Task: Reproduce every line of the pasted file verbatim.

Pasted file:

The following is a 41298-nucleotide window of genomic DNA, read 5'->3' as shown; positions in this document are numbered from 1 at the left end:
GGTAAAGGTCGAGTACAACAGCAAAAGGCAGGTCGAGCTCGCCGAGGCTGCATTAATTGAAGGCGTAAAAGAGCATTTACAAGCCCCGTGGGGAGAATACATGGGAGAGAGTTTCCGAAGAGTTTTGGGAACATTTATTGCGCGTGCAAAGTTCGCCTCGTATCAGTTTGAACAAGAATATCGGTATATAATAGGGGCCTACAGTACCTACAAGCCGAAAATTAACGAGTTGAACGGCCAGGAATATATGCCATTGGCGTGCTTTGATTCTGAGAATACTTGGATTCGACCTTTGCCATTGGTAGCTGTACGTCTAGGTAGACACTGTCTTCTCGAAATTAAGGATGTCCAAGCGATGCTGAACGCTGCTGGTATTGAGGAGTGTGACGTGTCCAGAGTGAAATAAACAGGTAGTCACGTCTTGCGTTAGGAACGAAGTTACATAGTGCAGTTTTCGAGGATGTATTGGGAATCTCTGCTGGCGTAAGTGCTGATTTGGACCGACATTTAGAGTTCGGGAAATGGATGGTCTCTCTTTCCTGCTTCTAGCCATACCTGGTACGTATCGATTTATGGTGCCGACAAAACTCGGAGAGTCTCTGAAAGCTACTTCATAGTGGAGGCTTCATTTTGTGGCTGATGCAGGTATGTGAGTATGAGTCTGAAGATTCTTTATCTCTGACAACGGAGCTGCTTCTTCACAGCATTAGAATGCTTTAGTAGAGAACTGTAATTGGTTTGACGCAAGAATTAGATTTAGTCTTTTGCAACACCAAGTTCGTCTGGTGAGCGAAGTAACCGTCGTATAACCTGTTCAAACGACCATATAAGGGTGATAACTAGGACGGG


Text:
The following is a 41298-nucleotide window of genomic DNA, read 5'->3' as shown; positions in this document are numbered from 1 at the left end:
GGTAAAGGTCGAGTACAACAGCAAAAGGCAGGTCGAGCTCGCCGAGGCTGCATTAATTGAAGGCGTAAAAGAGCATTTACAAGCCCCGTGGGGAGAATACATGGGAGAGAGTTTCCGAAGAGTTTTGGGAACATTTATTGCGCGTGCAAAGTTCGCCTCGTATCAGTTTGAACAAGAATATCGGTATATAATAGGGGCCTACAGTACCTACAAGCCGAAAATTAACGAGTTGAACGGCCAGGAATATATGCCATTGGCGTGCTTTGATTCTGAGAATACTTGGATTCGACCTTTGCCATTGGTAGCTGTACGTCTAGGTAGACACTGTCTTCTCGAAATTAAGGATGTCCAAGCGATGCTGAACGCTGCTGGTATTGAGGAGTGTGACGTGTCCAGAGTGAAATAAACAGGTAGTCACGTCTTGCGTTAGGAACGAAGTTACATAGTGCAGTTTTCGAGGATGTATTGGGAATCTCTGCTGGCGTAAGTGCTGATTTGGACCGACATTTAGAGTTCGGGAAATGGATGGTCTCTCTTTCCTGCTTCTAGCCATACCTGGTACGTATCGATTTATGGTGCCGACAAAACTCGGAGAGTCTCTGAAAGCTACTTCATAGTGGAGGCTTCATTTTGTGGCTGATGCAGGTATGTGAGTATGAGTCTGAAGATTCTTTATCTCTGACAACGGAGCTGCTTCTTCACAGCATTAGAATGCTTTAGTAGAGAACTGTAATTGGTTTGACGCAAGAATTAGATTTAGTCTTTTGCAACACCAAGTTCGTCTGGTGAGCGAAGTAACCGTCGTATAACCTGTTCAAACGACCATATAAGGGTGATAACTAGGACGGG